Adventurous home cooks may welcome the challenge of cooking organ meats such as beef liver. Beef liver costs less than calves' liver, but it's also tougher and less mildly flavored than pricier calves' liver. The easiest remedy for this is a milk or other dairy marinade, which is one of the few types of marinade that tenderize as well as impart flavor. After the soak, beef liver grills up tasty and tender.
Pour enough whole milk or buttermilk into a glass or ceramic baking dish to submerge the liver. Stir in a bit of chili pepper or curry powder to taste, if you want to give the meal some kick.
Lay the beef liver in the dish and cover the dish with plastic wrap. Marinate it in the refrigerator for one to four hours, flipping the liver once halfway through the soaking time.
Use nonstick cooking spray or cooking oil to grease the rack of your grill. Preheat to medium heat.
Drain the liver and dispose of the dairy marinade. Thoroughly pat the organ meat dry with paper towels. Season it with salt and pepper, along with any other herbs or spices you want. Sprinkle on onion or garlic powder, dried sage or thyme, dry mustard or other seasonings. Alternatively, brush the liver with a little Dijon mustard mixed with vinegar or cooking oil, barbecue sauce, horseradish sauce or other suitable preparation.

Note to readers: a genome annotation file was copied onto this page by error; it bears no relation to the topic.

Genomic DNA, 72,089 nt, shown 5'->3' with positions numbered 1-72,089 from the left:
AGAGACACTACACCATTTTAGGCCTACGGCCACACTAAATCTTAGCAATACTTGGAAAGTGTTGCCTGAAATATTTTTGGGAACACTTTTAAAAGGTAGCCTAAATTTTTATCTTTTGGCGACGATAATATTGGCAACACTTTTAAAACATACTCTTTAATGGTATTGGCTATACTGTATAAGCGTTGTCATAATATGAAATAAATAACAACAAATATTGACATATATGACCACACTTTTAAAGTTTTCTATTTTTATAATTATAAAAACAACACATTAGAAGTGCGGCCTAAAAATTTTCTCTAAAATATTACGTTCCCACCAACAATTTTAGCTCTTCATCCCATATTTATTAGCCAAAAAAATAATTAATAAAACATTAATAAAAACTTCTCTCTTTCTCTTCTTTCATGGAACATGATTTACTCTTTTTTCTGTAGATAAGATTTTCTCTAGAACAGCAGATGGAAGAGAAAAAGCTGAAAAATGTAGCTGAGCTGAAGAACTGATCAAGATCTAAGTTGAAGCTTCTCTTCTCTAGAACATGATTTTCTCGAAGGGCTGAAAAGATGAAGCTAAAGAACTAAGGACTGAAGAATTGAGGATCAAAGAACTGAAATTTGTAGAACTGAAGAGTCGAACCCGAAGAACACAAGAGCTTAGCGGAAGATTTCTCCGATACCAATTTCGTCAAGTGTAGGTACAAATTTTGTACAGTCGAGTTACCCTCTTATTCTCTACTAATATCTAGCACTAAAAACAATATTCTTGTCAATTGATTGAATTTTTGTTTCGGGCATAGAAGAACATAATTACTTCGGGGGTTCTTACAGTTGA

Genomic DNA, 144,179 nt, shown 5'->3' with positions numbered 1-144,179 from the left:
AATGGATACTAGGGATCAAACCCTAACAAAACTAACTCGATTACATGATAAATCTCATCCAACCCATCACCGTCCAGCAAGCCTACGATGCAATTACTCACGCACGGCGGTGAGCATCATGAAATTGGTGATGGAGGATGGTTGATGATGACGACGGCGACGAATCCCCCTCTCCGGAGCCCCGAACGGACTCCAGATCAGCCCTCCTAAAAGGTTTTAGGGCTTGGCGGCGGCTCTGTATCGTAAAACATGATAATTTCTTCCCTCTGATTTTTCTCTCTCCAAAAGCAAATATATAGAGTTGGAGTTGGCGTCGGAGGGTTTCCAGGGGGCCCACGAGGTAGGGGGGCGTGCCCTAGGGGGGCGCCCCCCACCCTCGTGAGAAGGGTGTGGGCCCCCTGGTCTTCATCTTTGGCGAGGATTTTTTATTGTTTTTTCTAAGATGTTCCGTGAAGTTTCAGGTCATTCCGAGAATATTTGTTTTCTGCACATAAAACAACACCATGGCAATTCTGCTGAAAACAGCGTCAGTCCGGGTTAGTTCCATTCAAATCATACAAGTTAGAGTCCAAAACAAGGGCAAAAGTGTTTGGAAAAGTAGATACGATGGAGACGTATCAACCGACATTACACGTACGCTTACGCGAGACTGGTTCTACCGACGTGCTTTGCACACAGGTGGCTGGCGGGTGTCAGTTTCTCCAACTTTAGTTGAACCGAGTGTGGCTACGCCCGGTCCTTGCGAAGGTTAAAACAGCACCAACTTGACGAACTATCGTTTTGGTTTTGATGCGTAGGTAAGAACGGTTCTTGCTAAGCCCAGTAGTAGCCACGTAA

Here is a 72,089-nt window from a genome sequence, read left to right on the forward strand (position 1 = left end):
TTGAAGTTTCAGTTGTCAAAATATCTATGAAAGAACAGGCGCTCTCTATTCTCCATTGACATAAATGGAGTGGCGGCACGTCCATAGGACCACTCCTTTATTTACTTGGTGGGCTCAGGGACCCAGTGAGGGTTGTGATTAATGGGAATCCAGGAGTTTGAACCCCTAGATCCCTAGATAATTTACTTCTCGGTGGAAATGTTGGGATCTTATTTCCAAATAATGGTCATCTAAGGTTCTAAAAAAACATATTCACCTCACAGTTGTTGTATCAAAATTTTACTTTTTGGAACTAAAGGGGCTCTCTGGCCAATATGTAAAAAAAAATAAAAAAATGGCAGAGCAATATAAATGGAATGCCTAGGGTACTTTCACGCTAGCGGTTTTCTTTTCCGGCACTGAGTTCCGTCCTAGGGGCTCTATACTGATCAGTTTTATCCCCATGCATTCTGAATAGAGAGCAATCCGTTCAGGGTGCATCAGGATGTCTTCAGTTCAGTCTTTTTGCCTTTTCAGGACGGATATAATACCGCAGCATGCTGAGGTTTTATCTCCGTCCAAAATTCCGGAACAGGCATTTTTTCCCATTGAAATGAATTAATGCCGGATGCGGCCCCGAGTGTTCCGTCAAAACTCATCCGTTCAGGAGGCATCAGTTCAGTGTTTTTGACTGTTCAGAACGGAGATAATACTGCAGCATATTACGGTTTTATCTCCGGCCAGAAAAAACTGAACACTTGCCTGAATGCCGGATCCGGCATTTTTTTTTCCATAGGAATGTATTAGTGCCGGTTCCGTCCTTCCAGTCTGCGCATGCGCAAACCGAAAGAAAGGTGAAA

Grill one side of the beef liver for about two minutes with the lid closed. Turn it with tongs, close the lid again and grill the other side for another two minutes.
Turn the liver again and brush on more sauce, if you prefer. Close the lid and continue cooking for one to three minutes, until the center of the beef liver reads 160 degrees Fahrenheit on a meat thermometer. At this temperature, the organ meat is safely cooked and ready to serve.
- Store beef liver in the refrigerator at temperatures below 40 F. Use or freeze it within two days of purchase. Never leave liver or other meat at room temperature for more than two hours.
Eric Mohrman is a food and drink, travel, and lifestyle writer living with his family in Orlando, Florida. He has professional experience to complement his love of cooking and eating, having worked for 10 years both front- and back-of-house in casual and fine dining restaurants. He has written print and web pieces on food and drink topics for Orlando Style Magazine, CrushBrew Magazine, Agent Magazine, Dollar Stretcher Magazine, The 863 Magazine and other publications.